Since independence from the British Empire in 1957, Malaysia has rapidly transformed its predominant economy on agriculture and primary commodities, to becoming an export-driven nation spurred on by high technology, knowledge-based and capital-intensive industries. This rapid evolution is based primarily on political and economic stability, investor friendly business policies, world-class infrastructure, a versatile workforce that is young and educated and well-defined development strategies to drive the nation forward.

Malaysia had attracted a record RM162.4 billion in investments last year, of which RM34.8 billion were in the form of foreign investments. The record level, its highest in six years, exceeded the official target by 9.1 per cent despite the global external uncertainties from the eurozone and the US. Most of the investments were in new and emerging technologies, particularly within the aerospace, semiconductors, solar, machinery and equipment, petroleum and petrochemical products and medical devices as well as the oil and gas services sector.

As one of the most technologically developed countries among industrialising nations in the ASEAN region and its strategic location at the heart of Asia, Malaysia has become an attractive investment destination for offshore manufacturing operations. To date, global corporations from more than 40 countries have invested in over 5,000 companies in Malaysia’s manufacturing, construction, oil and gas and other sectors.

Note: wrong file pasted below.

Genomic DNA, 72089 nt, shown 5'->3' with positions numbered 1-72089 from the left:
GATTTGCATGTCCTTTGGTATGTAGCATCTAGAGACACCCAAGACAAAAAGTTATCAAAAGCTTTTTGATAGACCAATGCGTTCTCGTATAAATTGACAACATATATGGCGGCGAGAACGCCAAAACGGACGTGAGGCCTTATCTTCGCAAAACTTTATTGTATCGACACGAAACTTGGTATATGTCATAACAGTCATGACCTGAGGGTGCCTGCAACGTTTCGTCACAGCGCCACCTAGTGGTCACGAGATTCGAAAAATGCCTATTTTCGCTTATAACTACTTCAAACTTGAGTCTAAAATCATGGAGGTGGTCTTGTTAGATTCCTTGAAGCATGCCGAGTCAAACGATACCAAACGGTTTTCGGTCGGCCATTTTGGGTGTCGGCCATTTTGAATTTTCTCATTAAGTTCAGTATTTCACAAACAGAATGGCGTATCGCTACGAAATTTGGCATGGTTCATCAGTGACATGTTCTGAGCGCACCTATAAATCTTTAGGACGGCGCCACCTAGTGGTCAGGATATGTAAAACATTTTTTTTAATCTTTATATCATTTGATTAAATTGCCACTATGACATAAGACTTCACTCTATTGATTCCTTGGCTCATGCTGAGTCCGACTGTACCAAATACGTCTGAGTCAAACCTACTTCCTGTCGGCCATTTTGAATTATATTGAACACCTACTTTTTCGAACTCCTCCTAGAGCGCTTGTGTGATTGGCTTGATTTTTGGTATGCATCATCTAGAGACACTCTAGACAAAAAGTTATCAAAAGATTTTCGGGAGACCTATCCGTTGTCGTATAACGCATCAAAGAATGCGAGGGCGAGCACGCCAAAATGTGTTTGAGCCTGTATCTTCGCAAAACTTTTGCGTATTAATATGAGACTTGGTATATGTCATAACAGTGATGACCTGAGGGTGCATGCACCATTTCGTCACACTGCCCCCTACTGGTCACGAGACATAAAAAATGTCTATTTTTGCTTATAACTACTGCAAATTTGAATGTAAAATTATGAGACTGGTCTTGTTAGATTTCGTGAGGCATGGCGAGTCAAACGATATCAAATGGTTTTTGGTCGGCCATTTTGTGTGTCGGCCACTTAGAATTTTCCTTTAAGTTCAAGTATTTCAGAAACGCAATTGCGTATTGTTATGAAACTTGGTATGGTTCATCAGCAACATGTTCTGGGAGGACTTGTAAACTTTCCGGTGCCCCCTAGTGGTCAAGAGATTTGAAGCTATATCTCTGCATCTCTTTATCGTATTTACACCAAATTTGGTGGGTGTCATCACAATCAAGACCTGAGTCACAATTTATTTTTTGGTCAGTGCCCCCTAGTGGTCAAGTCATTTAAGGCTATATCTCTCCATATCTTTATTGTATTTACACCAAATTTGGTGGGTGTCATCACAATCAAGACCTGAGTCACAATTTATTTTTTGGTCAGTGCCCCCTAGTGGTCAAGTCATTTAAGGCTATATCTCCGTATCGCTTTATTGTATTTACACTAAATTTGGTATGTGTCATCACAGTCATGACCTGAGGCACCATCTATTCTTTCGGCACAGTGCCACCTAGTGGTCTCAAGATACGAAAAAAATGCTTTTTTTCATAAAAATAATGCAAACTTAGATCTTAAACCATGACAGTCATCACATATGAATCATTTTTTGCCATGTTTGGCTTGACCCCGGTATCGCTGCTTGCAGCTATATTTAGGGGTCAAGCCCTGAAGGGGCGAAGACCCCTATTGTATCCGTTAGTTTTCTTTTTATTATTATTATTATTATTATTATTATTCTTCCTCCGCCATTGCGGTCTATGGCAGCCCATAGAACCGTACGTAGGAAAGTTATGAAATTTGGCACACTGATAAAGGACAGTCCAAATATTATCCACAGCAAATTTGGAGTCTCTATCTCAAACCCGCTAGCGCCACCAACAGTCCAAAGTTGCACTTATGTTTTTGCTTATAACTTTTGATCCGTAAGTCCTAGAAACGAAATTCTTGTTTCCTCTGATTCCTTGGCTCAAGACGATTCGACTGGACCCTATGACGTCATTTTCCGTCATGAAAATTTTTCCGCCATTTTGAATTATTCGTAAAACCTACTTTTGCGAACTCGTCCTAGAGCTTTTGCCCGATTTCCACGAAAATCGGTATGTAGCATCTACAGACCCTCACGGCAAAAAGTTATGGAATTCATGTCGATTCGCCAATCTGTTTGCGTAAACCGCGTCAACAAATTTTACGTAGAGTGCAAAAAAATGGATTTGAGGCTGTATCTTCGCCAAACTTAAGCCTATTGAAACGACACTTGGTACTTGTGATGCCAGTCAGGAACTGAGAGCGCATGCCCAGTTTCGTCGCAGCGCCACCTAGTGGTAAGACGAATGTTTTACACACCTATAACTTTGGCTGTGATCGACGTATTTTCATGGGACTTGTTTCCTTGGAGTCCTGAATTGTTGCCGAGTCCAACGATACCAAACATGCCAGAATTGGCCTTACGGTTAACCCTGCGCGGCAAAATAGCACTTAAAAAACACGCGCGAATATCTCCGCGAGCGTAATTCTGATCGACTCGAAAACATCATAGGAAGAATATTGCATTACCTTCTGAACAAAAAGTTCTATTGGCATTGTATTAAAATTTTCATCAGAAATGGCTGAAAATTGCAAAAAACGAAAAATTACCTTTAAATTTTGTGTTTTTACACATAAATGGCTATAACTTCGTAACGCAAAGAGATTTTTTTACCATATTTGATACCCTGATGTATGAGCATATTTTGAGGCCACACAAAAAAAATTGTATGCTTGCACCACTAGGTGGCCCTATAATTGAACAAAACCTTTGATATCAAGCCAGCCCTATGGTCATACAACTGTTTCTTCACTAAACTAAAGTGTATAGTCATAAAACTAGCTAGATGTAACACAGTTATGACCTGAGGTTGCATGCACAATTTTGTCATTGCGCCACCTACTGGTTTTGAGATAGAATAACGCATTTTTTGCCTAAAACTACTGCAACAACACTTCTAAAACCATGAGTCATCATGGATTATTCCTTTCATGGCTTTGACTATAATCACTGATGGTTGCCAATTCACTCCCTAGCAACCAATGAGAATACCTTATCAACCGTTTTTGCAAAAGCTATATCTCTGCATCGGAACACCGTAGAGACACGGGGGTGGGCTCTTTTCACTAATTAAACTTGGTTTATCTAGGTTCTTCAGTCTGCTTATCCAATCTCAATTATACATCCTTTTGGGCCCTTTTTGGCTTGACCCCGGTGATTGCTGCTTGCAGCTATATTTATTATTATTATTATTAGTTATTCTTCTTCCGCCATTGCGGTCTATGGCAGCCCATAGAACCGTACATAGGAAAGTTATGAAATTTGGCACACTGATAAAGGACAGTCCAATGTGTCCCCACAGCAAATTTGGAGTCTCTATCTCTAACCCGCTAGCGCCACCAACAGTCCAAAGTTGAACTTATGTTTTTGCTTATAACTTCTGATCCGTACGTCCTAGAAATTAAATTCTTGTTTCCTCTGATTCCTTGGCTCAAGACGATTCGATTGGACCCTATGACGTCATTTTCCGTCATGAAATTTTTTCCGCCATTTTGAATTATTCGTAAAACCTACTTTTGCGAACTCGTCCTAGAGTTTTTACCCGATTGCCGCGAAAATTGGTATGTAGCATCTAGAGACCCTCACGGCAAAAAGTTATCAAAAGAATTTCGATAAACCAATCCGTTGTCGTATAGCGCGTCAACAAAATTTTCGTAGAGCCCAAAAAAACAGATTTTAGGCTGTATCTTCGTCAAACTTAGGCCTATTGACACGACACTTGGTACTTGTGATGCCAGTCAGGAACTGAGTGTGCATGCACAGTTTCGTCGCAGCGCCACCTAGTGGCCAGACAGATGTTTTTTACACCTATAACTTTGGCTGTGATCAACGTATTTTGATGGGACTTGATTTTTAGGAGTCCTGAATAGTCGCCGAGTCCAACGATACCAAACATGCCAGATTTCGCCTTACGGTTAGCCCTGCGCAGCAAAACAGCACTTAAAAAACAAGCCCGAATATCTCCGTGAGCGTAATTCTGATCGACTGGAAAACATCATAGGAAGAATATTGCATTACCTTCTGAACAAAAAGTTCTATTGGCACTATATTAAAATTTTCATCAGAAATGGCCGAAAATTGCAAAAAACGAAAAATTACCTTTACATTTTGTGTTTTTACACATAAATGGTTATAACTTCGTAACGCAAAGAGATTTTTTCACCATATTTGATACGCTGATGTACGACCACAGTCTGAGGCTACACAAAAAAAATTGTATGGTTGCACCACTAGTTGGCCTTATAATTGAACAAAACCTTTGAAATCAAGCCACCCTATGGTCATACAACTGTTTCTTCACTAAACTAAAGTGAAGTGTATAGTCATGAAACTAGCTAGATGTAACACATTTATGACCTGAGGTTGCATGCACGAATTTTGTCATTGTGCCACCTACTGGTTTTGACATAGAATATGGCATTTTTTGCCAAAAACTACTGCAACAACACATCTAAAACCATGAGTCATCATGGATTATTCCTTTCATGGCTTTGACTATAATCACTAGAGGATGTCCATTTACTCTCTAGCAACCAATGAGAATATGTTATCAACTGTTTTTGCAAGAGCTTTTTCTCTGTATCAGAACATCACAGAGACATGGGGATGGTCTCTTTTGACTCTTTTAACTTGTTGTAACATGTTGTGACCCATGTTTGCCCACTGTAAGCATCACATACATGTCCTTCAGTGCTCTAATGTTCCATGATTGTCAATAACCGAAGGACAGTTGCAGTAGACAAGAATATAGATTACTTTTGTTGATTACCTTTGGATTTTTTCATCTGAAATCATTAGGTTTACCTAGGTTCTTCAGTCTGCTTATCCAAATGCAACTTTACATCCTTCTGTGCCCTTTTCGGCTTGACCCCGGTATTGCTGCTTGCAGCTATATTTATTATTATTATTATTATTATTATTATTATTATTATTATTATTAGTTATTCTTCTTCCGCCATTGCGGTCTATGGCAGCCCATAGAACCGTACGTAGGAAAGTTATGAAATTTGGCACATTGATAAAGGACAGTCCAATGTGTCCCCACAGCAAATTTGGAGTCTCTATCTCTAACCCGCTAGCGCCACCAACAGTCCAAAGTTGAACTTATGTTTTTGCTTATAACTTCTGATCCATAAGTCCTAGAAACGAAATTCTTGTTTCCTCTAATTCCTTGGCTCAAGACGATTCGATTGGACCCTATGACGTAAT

In 2010, the Federal Government created the New Economic Model (NEM) that will be driven by an Economic Transformation Programme (ETP) that will fast track Malaysia’s goals towards becoming a high income by 2020 and boost annual per capita income to US$15,500, from US$9,750 in 2012.

Starting from 2013, the nation is expecting new record capital inflows into several of the country’s economic sectors namely the oil and gas, infrastructure and real estate sectors. These include the RM60 billion Refinery and Petrochemical Integrated Development (Rapid) project in Pengerang, Johor, the RM3.8 billion Sabah Oil and Gas Terminal in Kimanis, the RM36 billion Mass Rapid Transit project in Kuala Lumpur, and the Tun Razak Exchange, a 70-acre development expected to generate a gross development value of RM26 billion.

Given the potential for higher-than-average growth coupled with pro-business policies and incentives, Malaysia should remain an attractive destination for foreign portfolio investors in the long term.

Read: Malaysia's 2013 Forecast Revised by Business Times, April 08, 2013